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BitGo patches critical vulnerability first discovered by Fireblocks

BitGo has patched a vulnerability that threatened to expose the private keys of retail and institutional users.

BitGo patches critical vulnerability first discovered by Fireblocks Own this piece of history

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Cryptocurrency wallet BitGo has patched a critical vulnerability that could have exposed the private keys of retail and institutional users.

Cryptography research team Fireblocks identified the flaw and notified the BitGo team in December 2022. The vulnerability was related to BitGo Threshold Signature Scheme (TSS) wallets and had the potential to expose the private keys of exchanges, banks, businesses and users of the platform.

The Fireblocks team named the vulnerability the BitGo Zero Proof Vulnerability, which would allow potential attackers to extract a private key in under a minute using a small amount of JavaScript code. BitGo suspended the vulnerable service on Dec. 10 and released a patch in February 2023 that required client-side updates to the latest version by March 17.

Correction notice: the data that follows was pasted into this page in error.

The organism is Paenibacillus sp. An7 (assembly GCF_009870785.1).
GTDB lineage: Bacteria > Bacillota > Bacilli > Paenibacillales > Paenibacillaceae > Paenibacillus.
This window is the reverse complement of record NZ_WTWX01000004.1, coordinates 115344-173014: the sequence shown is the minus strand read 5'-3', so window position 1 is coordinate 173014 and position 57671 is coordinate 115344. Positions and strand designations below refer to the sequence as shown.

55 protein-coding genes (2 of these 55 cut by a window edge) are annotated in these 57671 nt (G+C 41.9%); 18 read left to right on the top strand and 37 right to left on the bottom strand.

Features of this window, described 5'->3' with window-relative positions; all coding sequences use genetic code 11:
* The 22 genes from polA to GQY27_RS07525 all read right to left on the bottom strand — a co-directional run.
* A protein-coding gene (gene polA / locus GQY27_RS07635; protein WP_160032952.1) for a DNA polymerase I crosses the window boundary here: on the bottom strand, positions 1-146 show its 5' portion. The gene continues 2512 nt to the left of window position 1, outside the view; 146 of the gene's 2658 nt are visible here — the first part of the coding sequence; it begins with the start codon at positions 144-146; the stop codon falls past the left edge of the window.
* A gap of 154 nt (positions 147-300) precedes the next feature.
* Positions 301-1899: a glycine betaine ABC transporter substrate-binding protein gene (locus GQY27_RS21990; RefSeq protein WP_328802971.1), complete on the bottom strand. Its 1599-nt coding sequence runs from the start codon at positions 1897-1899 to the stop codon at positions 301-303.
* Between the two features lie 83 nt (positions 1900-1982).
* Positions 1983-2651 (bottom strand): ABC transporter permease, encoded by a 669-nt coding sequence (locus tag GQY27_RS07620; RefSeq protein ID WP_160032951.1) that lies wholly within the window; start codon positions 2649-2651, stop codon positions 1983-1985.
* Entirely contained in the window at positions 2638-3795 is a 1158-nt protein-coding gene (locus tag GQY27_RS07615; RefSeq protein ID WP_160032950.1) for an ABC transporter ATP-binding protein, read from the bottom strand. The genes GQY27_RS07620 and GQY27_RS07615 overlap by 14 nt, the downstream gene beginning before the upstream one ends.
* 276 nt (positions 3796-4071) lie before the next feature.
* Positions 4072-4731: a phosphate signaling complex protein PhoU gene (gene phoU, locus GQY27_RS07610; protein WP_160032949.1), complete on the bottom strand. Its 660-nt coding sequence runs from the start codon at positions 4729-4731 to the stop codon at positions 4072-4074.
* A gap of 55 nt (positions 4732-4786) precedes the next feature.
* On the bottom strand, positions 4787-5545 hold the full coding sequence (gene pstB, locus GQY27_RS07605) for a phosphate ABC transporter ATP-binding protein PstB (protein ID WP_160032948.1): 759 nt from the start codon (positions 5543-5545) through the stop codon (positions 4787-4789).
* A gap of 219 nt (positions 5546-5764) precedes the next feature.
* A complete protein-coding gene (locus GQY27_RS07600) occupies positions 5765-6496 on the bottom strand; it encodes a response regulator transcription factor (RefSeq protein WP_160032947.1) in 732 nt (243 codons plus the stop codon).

The Fireblocks team outlined how it identified the exploit using a free BitGo account on mainnet. A missing part of mandatory zero-knowledge proofs in BitGo’s ECDSA TSS wallet protocol allowed the team to expose the private key through a simple attack.

Industry-standard enterprise-grade cryptocurrency asset platforms make use of either multiparty-computation (MPC/TSS) or multisignature technology to remove the possibility of a single point of attack. This is done by distributing a private key between multiple parties, to ensure security controls if one party is compromised.

Fireblocks was able to prove that internal or external attackers could gain access to a full private key through two possible means.

A compromised client-side user could initiate a transaction to acquire a portion of the private key held in BitGo’s system. BitGo would then perform the signing computation before sharing information that leaks the BitGo key shard.

The second scenario considered an attack if BitGo was compromised. An attacker would wait for a customer to initiate a transaction, before replying with a malicious value. This is then used to sign the transaction with the customer’s key shard. The attacker can use the response to reveal the user’s key shard, before combining that with BitGo’s key shard to take control of the wallet.

Fireblocks noted that no attacks have been carried out by the identified vector but warned users to consider creating new wallets and moving funds from ECDSA TSS BitGo wallets prior to the patch

Hacks of wallets have been commonplace across the cryptocurrency industry in recent years. In August 2022, over $8 million was drained from over 7,000 Solana-based Slope wallets. Algorand network wallet service MyAlgo was also targeted by a wallet hack that saw over $9 million drained from various high-profile wallets.